Money down the drain? How to avoid damages being sunk by remoteness.

Richard Farnhill

The fact that your contract has been breached and the breach has caused you losses is not enough for you to make a recovery. Remoteness is the often overlooked third leg of the damages stool. In AG of the Virgin Islands v Central Water Associates the Privy Council gave more guidance on how the rules in this area work.

The British Virgin Islands Government needed a water reclamation and treatment plant. It therefore engaged Central Water Associates (CWA) under two agreements: a design and build agreement (the DBA), under which the Government would provide a site prepared for construction and CWA would build the plant; and a management, operation and maintenance agreement (the MOMA), under which CWA would operate the plant. That, at least was the plan. The Government effectively pulled the plug when it failed to provide the site. CWA subsequently terminated the DBA; this meant that a condition precedent to the MOMA was not satisfied such that it, too, fell away.

Although the Government’s failure had ultimately brought down both the DBA and the MOMA it had done so in somewhat different ways. The Government had breached an express promissory condition of the DBA, which gave CWA a right to claim damages. However, most of CWA’s losses flowed from the profits it would have earned under the MOMA, and there had been no breach of any express term of the MOMA. True, a condition precedent had not been satisfied, but failure to satisfy a condition precedent is not in itself a breach (in a pure condition precedent a party does not promise that it will do something, it simply agrees what will happen if that something does not happen) and so does not give rise to a damages claim. So (the Government argued) the contract that had been breached did not give rise to the lost profits; and the contract that gave rise to the lost profits had not been breached.

CWA was not ready to see its claim flushed away in such a fashion. It advanced two arguments before the Privy Council:

  1. There was an implied term in the MOMA that had been breached. Unfortunately for CWA, it changed its position between the original arbitration and the appeal, so it was impossible for the Privy Council to find there had been an error of law in the original finding and it would be inappropriate on an appeal of a question of law to consider a factual assertion that had not been advanced before the arbitration tribunal.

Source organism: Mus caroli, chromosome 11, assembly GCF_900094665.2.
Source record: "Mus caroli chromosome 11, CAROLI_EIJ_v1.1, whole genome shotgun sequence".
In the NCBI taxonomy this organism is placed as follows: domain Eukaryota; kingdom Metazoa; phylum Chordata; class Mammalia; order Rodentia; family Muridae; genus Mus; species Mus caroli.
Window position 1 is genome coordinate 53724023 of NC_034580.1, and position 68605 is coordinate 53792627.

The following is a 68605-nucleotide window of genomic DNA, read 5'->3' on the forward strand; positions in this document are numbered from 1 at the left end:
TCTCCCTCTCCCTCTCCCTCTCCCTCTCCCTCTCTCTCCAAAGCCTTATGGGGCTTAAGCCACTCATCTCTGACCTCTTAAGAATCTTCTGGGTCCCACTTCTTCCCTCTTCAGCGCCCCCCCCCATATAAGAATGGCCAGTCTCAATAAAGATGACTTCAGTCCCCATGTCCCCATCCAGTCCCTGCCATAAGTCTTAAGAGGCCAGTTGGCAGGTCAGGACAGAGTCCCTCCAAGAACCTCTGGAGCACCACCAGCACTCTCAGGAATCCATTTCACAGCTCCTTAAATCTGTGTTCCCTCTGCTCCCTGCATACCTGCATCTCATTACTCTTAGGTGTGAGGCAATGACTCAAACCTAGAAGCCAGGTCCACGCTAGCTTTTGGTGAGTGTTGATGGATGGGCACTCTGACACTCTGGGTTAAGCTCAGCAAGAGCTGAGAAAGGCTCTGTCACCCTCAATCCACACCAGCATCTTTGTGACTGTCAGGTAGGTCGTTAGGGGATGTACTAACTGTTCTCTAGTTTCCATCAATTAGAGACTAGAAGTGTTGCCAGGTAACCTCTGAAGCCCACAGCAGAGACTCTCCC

2. The parties had known about the MOMA when they signed the DBA; indeed, the agreements were signed on the same day and by the same people. So it was entirely foreseeable that a breach that resulted in termination of the DBA would also cause a loss of profits under the MOMA. Those profits were therefore properly recoverable for the breach of the DBA, even though they arose under another contract. This was the remoteness issue.

The Privy Council started its analysis with the frequently cited rule in Hadley v Baxendale. There, it was found that two types of losses were recoverable: (i) those losses that arise in the ordinary course from such a breach of contract; and (ii) losses that were specifically in the contemplation of the parties at the time of contracting, typically because one party tells the other that it is unusually exposed to loss in some way. In light of that decision and the subsequent case law, the Privy Council formulated five propositions:

  1. Damages for breach of contract are compensatory; they are intended to put the party whose rights have been breached in the financial position it would have been had the contract been performed.
  2. However, recovery is limited to such part of the loss actually resulting as was, at the time the contract was made, reasonably contemplated as liable to result from the breach. To be recoverable, the type of loss must have been reasonably contemplated as a serious possibility. In applying this approach the Privy Council cautioned against a pure probabilistic approach. Probability was relevant but, as the Supreme Court had noted in The Achilleas: “If a manufacturer of lightning conductors sells a defective conductor and the customer’s house burns down as a result, the manufacturer will not escape liability by proving that only one in a hundred of his customers’ buildings had actually been struck by lightning.”
  3. The question of what was reasonably in the parties’ contemplation depends on what they knew at the time, or at the very least what the party subsequently in breach knew at the time.
  4. The test is objective – it is not what the defendant actually contemplated that matters, it is what they must be taken to have contemplated.
  5. The criterion for assessing what a party had in its contemplation is a factual one.

Applying those propositions the Privy Council found that the losses under the MOMA would have been in the reasonable contemplation of the Government at the time it entered into the DBA: as was plain from both the terms of the contracts and the way they were entered into, they were intended to operate together. The Government had the requisite knowledge to satisfy the second limb of Hadley v Baxendale, meaning its remoteness defence failed.

The decision does not change any of the rules on remoteness, but is a useful, if rather short, summary of the key principles. It will obviously be of interest to litigators (and litigants) considering damages claims. Keep in mind, however, that references to “indirect and consequential loss”, often used in exclusion clauses, have been held to refer to losses recoverable under the second limb of Hadley v Baxendale, making this a decision of wider application. It may be a case about sewers, but it is in no way limited to suing.